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Using medical student observers of infection prevention, hand hygiene, and injection safety in outpatient settings: A cross-sectional survey

Published:January 21, 2016DOI:https://doi.org/10.1016/j.ajic.2015.11.029

      Highlights

      • Self-report and behavior observation should both be part of infection prevention assessments.
      • Outpatient attention is needed on infection prevention, hand hygiene, and injection safety.
      • Medical students can identify and share quality improvement opportunities during rotations.
      • Public health and medical practice collaboration can enhance healthcare provider education.

      Background

      Health care-associated infection outbreaks have occurred in outpatient settings due to lapses in infection prevention. However, little is known about the overall infection prevention status in outpatient environments.

      Methods

      A cross-sectional design was employed to assess infection prevention policies and practices at 15 outpatient sites across New Mexico in 2014 during a medical student outpatient rotation. A standardized infection prevention checklist was completed via staff interview; observations of injection safety practices and hand hygiene behavior were conducted. Aggregate data were analyzed using Excel (Microsoft, Redmond, WA) and Stata (version 12.1, Stata Corp, College Station, TX) statistical software.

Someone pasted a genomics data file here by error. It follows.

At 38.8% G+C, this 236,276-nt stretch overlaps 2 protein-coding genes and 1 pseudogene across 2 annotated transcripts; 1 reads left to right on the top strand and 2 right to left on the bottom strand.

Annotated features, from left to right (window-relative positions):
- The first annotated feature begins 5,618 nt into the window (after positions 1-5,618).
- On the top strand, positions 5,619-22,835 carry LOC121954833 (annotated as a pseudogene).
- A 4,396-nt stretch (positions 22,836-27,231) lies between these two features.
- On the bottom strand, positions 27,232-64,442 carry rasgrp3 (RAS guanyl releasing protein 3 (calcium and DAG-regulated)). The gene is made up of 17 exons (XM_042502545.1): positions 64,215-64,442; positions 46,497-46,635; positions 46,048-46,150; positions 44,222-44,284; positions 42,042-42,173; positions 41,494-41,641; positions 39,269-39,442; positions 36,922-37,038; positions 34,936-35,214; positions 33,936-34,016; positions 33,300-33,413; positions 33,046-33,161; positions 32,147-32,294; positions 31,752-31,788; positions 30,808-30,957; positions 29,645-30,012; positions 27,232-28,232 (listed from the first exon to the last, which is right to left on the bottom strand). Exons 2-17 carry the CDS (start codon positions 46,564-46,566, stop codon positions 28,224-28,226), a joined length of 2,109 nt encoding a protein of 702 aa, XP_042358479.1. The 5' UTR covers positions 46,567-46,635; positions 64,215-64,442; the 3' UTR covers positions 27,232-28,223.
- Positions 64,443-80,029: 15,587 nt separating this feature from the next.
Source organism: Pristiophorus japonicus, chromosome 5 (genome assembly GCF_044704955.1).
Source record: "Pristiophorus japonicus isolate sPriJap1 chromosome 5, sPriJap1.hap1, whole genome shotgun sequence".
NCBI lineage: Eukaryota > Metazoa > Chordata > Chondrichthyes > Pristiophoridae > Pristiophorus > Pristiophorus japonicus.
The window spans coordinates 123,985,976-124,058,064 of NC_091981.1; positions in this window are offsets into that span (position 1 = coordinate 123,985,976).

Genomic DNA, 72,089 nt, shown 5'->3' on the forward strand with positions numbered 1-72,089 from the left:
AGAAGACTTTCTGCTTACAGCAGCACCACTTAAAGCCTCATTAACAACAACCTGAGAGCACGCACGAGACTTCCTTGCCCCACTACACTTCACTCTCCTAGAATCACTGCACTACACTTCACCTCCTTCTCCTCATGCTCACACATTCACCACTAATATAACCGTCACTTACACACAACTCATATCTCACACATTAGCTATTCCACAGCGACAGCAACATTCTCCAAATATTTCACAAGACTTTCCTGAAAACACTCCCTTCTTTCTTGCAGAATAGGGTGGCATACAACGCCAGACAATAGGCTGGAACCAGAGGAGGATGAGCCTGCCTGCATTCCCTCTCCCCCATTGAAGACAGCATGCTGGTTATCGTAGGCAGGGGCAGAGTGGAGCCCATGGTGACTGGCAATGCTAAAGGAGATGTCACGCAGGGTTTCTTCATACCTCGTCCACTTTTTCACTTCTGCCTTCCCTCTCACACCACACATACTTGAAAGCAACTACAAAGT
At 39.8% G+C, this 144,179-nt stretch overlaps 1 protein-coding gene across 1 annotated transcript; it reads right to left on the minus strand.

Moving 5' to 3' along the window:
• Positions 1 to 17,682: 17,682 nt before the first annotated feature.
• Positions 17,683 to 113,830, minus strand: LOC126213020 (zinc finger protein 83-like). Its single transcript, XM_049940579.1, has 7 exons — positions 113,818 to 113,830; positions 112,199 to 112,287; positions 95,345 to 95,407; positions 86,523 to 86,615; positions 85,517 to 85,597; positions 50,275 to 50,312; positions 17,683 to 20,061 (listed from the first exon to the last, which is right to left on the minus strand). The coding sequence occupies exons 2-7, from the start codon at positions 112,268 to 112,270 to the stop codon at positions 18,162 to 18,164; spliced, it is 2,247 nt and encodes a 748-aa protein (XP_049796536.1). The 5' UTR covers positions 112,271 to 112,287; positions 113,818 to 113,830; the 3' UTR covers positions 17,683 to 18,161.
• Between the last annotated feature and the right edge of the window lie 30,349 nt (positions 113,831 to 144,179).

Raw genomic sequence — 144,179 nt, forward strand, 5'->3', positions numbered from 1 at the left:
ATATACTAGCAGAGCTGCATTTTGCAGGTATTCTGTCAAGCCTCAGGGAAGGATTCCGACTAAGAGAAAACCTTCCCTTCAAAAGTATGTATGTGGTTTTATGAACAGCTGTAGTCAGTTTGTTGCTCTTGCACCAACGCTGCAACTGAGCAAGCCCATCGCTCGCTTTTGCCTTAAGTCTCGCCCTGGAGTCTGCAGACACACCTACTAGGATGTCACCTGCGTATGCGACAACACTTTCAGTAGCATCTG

Results

      Medical practice staff interviews reported a mean of 92.8% (median, 96.7%; range, 75.0%-98.9%) presence of recommended policies and practices. One hundred sixty-three injection safety observations were performed that revealed medication vial rubber septums were disinfected with alcohol 78.4% (95% confidence interval [CI], 71.1%-84.7%) of the time before piercing. Three hundred thirty hand hygiene observations revealed 33.9% (95% CI, 28.8%-39.1%) use of alcohol-based handrub, 29.1% (95% CI, 24.2%-34.0%) use of soap and water, and 37.0% (95% CI, 31.8%-42.4%) use of no hand hygiene.

      Discussion and Conclusion

      These findings support the need for ongoing infection prevention quality improvement initiatives in outpatient settings and underscore the importance of assessing both self-report and observed behavior of infection prevention compliance.

      Key Words

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